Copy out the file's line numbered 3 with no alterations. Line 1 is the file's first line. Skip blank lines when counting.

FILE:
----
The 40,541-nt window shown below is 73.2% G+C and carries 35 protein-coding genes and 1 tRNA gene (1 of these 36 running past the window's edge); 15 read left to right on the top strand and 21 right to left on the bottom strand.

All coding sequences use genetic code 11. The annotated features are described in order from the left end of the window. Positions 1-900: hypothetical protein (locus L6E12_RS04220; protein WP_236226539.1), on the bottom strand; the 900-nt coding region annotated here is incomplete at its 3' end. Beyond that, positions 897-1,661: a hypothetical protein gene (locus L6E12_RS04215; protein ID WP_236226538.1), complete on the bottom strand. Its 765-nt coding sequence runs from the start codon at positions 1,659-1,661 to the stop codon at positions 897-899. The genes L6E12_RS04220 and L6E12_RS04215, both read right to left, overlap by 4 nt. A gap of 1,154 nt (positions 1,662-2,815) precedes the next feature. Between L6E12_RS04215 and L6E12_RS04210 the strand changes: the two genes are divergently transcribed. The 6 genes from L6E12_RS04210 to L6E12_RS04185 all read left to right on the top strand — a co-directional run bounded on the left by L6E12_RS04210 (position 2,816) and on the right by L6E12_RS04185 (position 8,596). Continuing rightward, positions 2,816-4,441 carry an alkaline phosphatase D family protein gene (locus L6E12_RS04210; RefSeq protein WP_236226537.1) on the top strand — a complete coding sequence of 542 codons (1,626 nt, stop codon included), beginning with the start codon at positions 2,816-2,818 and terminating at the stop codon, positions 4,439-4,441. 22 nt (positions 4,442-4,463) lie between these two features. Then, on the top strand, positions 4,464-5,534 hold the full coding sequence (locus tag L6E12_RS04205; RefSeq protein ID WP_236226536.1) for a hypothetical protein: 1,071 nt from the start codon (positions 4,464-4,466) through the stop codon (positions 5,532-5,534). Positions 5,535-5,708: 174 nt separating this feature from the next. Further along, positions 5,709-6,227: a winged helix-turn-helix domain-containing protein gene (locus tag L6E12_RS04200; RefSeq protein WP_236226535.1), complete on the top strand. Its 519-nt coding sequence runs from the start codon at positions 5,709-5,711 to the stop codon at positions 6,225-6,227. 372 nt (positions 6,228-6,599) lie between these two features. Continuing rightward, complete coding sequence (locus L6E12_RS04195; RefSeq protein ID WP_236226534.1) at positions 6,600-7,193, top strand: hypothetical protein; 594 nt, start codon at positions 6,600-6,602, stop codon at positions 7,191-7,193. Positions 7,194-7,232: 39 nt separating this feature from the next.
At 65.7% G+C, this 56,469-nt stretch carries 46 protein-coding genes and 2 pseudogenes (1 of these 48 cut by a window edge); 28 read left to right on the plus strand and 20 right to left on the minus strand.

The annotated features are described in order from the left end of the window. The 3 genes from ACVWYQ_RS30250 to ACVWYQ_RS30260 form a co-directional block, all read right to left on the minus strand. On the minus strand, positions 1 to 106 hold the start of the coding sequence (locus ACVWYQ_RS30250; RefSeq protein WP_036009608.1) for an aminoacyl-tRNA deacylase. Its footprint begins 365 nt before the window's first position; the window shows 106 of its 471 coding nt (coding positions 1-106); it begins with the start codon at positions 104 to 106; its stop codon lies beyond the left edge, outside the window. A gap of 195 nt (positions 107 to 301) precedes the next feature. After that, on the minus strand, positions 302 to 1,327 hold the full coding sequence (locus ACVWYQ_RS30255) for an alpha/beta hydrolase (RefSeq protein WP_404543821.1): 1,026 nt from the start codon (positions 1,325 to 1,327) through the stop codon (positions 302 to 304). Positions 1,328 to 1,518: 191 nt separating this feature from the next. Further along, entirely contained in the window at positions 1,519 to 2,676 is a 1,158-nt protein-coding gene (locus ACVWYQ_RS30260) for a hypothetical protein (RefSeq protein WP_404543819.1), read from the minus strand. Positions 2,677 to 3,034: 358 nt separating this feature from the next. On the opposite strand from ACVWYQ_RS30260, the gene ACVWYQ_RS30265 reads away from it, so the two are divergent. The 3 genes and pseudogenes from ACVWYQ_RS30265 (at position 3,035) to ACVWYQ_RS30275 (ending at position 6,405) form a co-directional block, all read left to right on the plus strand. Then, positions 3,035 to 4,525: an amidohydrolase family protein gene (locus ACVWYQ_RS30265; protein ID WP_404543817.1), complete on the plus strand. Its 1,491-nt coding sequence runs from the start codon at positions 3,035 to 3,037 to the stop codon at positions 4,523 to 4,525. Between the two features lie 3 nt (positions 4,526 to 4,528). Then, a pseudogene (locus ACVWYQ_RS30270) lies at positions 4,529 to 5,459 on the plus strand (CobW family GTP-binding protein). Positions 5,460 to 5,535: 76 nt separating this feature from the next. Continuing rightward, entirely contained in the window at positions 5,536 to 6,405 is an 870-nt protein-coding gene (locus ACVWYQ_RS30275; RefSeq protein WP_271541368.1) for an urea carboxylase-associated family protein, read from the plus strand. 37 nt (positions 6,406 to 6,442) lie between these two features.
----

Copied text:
At 65.7% G+C, this 56,469-nt stretch carries 46 protein-coding genes and 2 pseudogenes (1 of these 48 cut by a window edge); 28 read left to right on the plus strand and 20 right to left on the minus strand.